Sunday, 25 August 2013

Elysium Now: One Planet, Two Worlds

So it is Hollywood not arthouse, but the movie "Elysium", from the Director of the powerful "District 9" provides a thought-provoking as well as action-packed story, in the best traditions of science fiction. Similarly, as with all good sci fi, it is as much about today as it is about any future.

The premise is that by 2154, the world has become so overpopulated and over polluted and, by implication, so dangerously unequal, that the richest have literally fled the Earth to a gigantic orbital space station known as Elysium (the name of heaven in Greek mythology). Now we know what the bankers mean when they say they will go somewhere else if we make them pay their taxes.

There, in a santised world of great mansions and green gardens, the wealthy truly live in a bubble, their every need met by the resources sucked up from the poor on Terra Firma below. It's a sort of Stepford in Space, or maybe an off world Kensington, populated by smug people  who can live in ignorance of the unwashed below - on a rare visit to a factory on the surface, the Elysium-dwelling owner rebukes his foreman for not covering his mouth when he speaks to him. This revolting elite is able to live for a highly extended lifespan thanks to medical technology that they only allow to be available to themselves - a simple scan can wipe out cancer and apparently even exploded skulls can be mended in a few minutes. In sharp contrast, down on Earth, queues form at rare public health centres where the simplest medical treatment is rationed and staff have to work shifts lasting several days at a time.

The parallels are strikingly and clearly deliberate - in our current austerity driven western societies, at the very time scientific advances are creating all sorts of terrifyingly amazing possibilities for medical advance (including huge expansion of life expectancy), the economics of inequality are ensuring that even basic medical treatment is gradually becoming less readily available to many, even in the wealthiest societies on Earth. And it is medical need that drives the film's main protagonist, Max da Costa, played by Matt Damon. After a work accident caused by punishing schedules and faulty equipment, he is dying of radiation poisoning, while his former girlfriend's daughter is in the final stages of leukaemia. On Elysium, technology could save them in moments, but on the surface of the Earth, living in a planet-wide slum, their only prospect is death.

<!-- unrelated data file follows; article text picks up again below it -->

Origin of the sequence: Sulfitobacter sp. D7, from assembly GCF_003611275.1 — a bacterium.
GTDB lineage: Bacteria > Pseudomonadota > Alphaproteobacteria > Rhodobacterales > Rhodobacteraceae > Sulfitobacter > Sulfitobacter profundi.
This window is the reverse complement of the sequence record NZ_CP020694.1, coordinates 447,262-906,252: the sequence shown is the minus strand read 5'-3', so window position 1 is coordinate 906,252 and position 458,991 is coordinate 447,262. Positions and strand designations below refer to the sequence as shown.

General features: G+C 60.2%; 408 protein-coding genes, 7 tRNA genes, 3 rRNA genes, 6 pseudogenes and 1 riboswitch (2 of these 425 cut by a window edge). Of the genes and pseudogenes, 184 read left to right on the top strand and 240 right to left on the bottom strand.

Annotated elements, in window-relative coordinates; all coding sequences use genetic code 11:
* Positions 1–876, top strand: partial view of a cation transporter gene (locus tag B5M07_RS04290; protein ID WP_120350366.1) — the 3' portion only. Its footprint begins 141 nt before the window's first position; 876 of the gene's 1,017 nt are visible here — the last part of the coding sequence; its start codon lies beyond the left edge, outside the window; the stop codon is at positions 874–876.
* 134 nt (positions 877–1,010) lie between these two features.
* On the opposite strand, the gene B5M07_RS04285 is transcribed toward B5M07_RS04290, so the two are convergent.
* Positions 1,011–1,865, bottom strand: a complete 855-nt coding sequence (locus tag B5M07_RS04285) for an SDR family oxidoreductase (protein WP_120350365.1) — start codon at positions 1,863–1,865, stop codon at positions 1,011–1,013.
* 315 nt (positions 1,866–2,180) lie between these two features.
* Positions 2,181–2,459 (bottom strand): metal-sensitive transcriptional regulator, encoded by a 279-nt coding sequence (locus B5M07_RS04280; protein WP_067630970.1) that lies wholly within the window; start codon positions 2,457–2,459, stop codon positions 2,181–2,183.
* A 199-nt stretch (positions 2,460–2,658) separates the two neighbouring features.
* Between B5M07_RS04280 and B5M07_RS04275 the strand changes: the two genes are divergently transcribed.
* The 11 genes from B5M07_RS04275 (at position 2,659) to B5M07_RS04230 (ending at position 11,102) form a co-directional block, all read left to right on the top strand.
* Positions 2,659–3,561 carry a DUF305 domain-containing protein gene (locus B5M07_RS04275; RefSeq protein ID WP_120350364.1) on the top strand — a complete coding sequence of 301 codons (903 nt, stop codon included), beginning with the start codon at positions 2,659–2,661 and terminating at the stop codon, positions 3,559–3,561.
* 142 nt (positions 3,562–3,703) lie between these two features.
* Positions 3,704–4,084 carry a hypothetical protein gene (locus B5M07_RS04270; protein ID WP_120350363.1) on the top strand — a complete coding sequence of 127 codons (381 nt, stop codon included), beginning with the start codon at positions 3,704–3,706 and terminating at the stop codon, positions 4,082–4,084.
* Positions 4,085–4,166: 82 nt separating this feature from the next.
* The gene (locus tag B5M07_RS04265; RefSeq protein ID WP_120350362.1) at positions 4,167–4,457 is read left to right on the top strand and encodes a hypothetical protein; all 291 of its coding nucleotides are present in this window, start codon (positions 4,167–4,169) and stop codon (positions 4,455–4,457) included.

And so the adventure begins: with a strong performance from Damon and an all too brief role for Jody Foster as the pugnacious Defence Chief of Elysium, a struggle commences for control of the celestial Pleasuredome. The scripting is elegant and amusing by turns and the characterisation strong - and the denouement, without spoiling anything, will make you believe again in the great potential of humanity.

Keeping true to original American film tradition, there are themes around insurrection and injustice, but perhaps one unsurprising fault is the almost inevitable central premise that just one person can make all the difference - though to be fair Matt does get a bit of help from his friends.

But then it wouldn't be Hollywood if, instead of the hero's dash into space, there had to be a committee meeting followed by a card vote and an impartial selection process for a balanced team of co-insurrectionists.

Nor would it be half as enjoyable to watch.

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